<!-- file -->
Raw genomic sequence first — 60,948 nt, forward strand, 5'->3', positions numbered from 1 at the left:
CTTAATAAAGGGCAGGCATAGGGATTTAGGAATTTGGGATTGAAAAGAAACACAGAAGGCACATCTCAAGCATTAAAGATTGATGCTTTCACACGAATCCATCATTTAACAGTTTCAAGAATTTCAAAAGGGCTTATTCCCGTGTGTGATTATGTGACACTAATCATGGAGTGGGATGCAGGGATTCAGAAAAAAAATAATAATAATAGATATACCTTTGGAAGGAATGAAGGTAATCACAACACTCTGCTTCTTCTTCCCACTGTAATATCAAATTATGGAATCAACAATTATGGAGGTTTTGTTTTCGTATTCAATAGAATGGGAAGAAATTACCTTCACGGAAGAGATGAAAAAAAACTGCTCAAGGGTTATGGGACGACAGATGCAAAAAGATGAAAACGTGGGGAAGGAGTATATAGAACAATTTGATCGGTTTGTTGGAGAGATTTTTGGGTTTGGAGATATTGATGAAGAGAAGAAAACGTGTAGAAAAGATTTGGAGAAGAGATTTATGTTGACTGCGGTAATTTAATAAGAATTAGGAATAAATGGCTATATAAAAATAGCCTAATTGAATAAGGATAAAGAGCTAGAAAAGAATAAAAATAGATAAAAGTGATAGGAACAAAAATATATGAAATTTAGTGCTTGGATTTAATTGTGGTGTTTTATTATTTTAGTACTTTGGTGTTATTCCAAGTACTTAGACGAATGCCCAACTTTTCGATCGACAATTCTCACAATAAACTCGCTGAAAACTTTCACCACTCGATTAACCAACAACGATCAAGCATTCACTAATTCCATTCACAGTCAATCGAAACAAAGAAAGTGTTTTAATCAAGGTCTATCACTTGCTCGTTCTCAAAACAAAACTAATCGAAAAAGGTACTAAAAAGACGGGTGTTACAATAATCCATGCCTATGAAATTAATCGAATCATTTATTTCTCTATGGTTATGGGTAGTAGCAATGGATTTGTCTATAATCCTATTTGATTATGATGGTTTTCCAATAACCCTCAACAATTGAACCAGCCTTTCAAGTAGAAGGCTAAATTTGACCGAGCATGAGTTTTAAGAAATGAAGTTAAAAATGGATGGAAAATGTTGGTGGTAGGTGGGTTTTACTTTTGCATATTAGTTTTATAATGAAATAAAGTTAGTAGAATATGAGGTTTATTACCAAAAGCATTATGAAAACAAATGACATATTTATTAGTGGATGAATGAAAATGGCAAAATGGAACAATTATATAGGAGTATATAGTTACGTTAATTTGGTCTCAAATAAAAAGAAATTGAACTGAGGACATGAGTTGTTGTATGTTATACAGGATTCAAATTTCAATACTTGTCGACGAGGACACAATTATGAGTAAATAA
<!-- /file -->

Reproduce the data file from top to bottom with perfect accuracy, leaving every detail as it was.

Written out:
Raw genomic sequence first — 60,948 nt, forward strand, 5'->3', positions numbered from 1 at the left:
CTTAATAAAGGGCAGGCATAGGGATTTAGGAATTTGGGATTGAAAAGAAACACAGAAGGCACATCTCAAGCATTAAAGATTGATGCTTTCACACGAATCCATCATTTAACAGTTTCAAGAATTTCAAAAGGGCTTATTCCCGTGTGTGATTATGTGACACTAATCATGGAGTGGGATGCAGGGATTCAGAAAAAAAATAATAATAATAGATATACCTTTGGAAGGAATGAAGGTAATCACAACACTCTGCTTCTTCTTCCCACTGTAATATCAAATTATGGAATCAACAATTATGGAGGTTTTGTTTTCGTATTCAATAGAATGGGAAGAAATTACCTTCACGGAAGAGATGAAAAAAAACTGCTCAAGGGTTATGGGACGACAGATGCAAAAAGATGAAAACGTGGGGAAGGAGTATATAGAACAATTTGATCGGTTTGTTGGAGAGATTTTTGGGTTTGGAGATATTGATGAAGAGAAGAAAACGTGTAGAAAAGATTTGGAGAAGAGATTTATGTTGACTGCGGTAATTTAATAAGAATTAGGAATAAATGGCTATATAAAAATAGCCTAATTGAATAAGGATAAAGAGCTAGAAAAGAATAAAAATAGATAAAAGTGATAGGAACAAAAATATATGAAATTTAGTGCTTGGATTTAATTGTGGTGTTTTATTATTTTAGTACTTTGGTGTTATTCCAAGTACTTAGACGAATGCCCAACTTTTCGATCGACAATTCTCACAATAAACTCGCTGAAAACTTTCACCACTCGATTAACCAACAACGATCAAGCATTCACTAATTCCATTCACAGTCAATCGAAACAAAGAAAGTGTTTTAATCAAGGTCTATCACTTGCTCGTTCTCAAAACAAAACTAATCGAAAAAGGTACTAAAAAGACGGGTGTTACAATAATCCATGCCTATGAAATTAATCGAATCATTTATTTCTCTATGGTTATGGGTAGTAGCAATGGATTTGTCTATAATCCTATTTGATTATGATGGTTTTCCAATAACCCTCAACAATTGAACCAGCCTTTCAAGTAGAAGGCTAAATTTGACCGAGCATGAGTTTTAAGAAATGAAGTTAAAAATGGATGGAAAATGTTGGTGGTAGGTGGGTTTTACTTTTGCATATTAGTTTTATAATGAAATAAAGTTAGTAGAATATGAGGTTTATTACCAAAAGCATTATGAAAACAAATGACATATTTATTAGTGGATGAATGAAAATGGCAAAATGGAACAATTATATAGGAGTATATAGTTACGTTAATTTGGTCTCAAATAAAAAGAAATTGAACTGAGGACATGAGTTGTTGTATGTTATACAGGATTCAAATTTCAATACTTGTCGACGAGGACACAATTATGAGTAAATAA